Which leads to the question: Did Lewis object to all who held the views of Harold and Alberta Scrubb? Or was it the noisy ones, with their obnoxious superiority, and as we would call it today, virtue signalling? I don't doubt he quite enjoyed pillorying those people's fads in this stinging little caricature.
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Re: Eustace and I

Postby Col Klink » Sep 12, 2018 6:55 am

I see Eustace as being initially more of a comedic character so I guess I wasn't thinking of him as being a character you dislike but can still sympathize with on some level. (I do think C.S. Lewis meant for us to feel sorry for Eustace at a couple of points, mainly when he looks for the picture frame and doesn't see it. But mostly he seems like he's supposed to be a caricature.)

Sometimes I think C.S. Lewis should have described Eustace's parents in more detail. I feel that he relies too much on the readers having the same feelings he has on vegetarians, teetotalers, pacifists, etc. He doesn't really give examples of why those things would be bad. That's not how you write good satire. Experiment House from The Silver Chair is a much better example of how you write this kind of thing.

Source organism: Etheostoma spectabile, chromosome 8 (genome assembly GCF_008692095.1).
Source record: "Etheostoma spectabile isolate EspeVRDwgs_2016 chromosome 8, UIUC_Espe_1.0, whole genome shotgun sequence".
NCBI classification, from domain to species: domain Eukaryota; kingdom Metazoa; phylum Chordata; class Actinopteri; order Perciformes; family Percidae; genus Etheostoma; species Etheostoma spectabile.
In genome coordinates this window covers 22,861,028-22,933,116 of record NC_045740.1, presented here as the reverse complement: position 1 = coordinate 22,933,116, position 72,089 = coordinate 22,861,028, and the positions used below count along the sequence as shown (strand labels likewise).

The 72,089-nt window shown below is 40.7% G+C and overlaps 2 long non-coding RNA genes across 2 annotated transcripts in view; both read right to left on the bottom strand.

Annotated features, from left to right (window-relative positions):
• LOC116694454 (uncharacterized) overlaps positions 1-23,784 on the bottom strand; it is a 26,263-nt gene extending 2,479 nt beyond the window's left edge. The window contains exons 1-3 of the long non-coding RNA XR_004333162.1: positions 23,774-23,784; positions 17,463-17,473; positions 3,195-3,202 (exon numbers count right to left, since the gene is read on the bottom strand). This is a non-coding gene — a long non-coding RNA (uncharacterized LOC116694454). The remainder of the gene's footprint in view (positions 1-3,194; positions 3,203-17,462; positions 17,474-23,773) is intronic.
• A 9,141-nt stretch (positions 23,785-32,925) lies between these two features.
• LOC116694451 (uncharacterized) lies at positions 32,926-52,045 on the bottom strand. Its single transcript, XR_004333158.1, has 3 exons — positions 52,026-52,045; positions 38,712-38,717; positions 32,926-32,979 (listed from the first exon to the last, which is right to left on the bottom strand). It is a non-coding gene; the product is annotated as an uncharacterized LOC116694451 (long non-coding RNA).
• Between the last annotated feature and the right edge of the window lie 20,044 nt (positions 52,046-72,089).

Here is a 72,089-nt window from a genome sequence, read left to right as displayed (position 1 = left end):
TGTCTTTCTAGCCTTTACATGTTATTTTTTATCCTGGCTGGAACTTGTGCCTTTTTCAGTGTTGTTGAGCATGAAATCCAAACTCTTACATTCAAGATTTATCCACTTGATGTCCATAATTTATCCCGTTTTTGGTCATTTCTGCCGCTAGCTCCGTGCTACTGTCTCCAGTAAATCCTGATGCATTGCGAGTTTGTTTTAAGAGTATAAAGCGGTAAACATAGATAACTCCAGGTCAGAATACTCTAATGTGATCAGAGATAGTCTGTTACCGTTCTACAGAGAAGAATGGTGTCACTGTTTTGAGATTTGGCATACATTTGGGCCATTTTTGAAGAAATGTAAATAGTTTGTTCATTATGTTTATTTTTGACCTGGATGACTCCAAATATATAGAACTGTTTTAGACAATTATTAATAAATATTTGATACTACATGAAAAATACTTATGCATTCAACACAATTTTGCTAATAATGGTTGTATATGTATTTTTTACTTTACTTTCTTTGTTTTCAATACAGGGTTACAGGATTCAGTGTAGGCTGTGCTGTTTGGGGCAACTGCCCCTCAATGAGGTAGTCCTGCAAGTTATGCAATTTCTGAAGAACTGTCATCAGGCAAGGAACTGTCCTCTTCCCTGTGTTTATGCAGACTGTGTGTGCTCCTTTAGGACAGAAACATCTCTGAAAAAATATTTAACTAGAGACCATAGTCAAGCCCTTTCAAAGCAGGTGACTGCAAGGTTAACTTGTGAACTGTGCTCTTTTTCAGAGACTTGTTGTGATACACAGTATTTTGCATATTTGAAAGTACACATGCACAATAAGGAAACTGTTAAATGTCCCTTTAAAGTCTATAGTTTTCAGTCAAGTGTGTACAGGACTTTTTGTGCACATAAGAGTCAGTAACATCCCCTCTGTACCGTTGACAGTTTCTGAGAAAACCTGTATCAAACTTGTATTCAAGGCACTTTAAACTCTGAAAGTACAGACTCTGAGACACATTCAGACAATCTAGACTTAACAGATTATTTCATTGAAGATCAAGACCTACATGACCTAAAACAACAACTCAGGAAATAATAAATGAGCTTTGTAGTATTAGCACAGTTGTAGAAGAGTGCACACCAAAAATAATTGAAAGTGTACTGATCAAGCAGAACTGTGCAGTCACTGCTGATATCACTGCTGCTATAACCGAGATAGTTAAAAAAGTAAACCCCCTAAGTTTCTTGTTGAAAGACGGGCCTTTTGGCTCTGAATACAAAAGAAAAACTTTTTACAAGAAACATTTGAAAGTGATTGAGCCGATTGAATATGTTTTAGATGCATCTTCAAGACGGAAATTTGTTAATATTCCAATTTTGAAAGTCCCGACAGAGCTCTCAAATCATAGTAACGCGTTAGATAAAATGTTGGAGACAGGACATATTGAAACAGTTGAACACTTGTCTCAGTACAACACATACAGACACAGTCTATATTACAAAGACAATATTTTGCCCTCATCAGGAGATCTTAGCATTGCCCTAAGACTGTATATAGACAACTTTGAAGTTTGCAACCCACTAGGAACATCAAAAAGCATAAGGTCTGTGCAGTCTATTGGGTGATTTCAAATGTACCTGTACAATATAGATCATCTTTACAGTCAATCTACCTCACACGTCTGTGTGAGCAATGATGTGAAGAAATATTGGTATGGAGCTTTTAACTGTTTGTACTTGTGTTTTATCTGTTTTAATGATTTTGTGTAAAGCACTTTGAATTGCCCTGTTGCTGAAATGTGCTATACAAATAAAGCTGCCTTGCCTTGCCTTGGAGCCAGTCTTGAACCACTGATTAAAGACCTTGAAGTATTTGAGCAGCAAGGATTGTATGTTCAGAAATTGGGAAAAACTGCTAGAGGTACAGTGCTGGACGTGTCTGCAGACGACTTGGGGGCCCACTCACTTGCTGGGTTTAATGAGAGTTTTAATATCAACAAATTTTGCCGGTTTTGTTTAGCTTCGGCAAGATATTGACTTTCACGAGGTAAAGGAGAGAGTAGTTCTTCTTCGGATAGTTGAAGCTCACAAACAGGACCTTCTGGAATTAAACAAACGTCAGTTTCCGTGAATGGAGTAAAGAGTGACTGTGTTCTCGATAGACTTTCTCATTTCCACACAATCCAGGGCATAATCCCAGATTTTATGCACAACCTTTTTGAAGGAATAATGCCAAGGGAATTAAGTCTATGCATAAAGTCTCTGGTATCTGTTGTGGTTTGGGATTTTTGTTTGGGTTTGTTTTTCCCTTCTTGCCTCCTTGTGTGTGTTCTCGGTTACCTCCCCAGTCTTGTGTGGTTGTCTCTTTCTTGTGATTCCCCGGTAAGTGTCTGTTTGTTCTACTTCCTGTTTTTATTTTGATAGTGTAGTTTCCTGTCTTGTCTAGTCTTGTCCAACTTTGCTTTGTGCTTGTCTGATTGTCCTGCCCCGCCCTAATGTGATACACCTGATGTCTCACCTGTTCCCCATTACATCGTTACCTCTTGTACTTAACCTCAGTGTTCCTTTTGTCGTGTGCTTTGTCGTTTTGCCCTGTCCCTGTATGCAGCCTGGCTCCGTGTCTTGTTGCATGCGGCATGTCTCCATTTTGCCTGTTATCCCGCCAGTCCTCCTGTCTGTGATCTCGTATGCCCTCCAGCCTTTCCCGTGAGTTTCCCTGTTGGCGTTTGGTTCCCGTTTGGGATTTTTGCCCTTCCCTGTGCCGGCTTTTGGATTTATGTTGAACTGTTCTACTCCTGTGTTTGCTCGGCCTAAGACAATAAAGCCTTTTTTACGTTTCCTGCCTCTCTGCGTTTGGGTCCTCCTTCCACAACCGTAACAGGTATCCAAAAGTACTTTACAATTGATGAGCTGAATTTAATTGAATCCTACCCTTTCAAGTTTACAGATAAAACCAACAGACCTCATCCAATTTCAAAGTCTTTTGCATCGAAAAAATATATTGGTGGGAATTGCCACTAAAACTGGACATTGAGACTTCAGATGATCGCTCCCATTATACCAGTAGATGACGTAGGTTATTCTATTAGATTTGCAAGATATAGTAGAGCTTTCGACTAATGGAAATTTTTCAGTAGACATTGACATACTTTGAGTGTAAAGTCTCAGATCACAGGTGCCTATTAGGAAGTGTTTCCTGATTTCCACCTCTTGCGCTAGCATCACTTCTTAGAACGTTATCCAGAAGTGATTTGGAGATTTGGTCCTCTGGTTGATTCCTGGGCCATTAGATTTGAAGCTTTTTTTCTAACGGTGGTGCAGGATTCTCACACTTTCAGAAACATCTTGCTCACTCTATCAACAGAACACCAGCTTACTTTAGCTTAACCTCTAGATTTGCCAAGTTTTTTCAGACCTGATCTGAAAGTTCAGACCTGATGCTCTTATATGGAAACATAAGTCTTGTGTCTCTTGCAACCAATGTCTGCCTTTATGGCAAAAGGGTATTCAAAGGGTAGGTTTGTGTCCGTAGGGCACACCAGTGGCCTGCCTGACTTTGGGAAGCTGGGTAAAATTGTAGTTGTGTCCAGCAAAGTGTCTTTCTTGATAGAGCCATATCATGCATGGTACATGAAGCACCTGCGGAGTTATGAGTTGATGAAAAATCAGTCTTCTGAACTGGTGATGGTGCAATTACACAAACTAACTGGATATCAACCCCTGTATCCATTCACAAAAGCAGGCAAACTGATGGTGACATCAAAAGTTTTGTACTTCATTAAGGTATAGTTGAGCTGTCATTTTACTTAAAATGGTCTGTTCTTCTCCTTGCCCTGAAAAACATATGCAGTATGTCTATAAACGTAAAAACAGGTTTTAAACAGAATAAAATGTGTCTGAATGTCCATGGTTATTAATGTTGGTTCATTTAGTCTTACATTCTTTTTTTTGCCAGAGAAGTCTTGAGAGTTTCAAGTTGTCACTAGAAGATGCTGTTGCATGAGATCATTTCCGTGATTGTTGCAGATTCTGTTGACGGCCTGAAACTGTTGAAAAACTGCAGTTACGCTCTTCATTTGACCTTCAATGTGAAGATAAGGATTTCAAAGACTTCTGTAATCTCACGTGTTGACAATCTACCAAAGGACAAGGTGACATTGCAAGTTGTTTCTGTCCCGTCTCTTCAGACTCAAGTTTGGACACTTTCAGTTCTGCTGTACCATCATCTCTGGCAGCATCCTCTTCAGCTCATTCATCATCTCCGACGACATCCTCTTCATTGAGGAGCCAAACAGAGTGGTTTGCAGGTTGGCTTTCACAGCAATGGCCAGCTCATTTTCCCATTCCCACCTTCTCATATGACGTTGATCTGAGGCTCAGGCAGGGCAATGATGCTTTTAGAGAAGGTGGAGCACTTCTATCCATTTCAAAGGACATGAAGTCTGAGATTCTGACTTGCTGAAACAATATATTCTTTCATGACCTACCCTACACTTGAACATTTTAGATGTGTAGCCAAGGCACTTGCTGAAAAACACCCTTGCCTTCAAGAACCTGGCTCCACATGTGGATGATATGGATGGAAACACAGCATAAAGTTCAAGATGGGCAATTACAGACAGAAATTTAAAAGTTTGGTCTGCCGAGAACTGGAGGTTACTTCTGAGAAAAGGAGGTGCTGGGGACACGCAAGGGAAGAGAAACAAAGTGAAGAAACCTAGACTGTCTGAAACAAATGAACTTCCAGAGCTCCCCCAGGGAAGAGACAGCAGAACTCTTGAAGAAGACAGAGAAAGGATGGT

But then I think it would have totally bogged down the beginning of the Voyage of the Dawn Treader if he had done that. It's not supposed to be a tract about modern trends; it's an adventure story taking place in Narnia. That's what the people want to read about so it's better to give it to them as soon as possible. =))

Just so people know, while I do mean everything I wrote, I wasn't super offended by Eustace's portrayal or anything. (Though I can certainly understand why a teetotaler, non-smoker, pacifist or vegetarian would be. Well, actually I'm a non-smoker and I'm still not offended.) I do think that Eustace was a bad person overall. I just don't disagree with him as much as Lewis did. I'm being playful with this topic and not angry. :)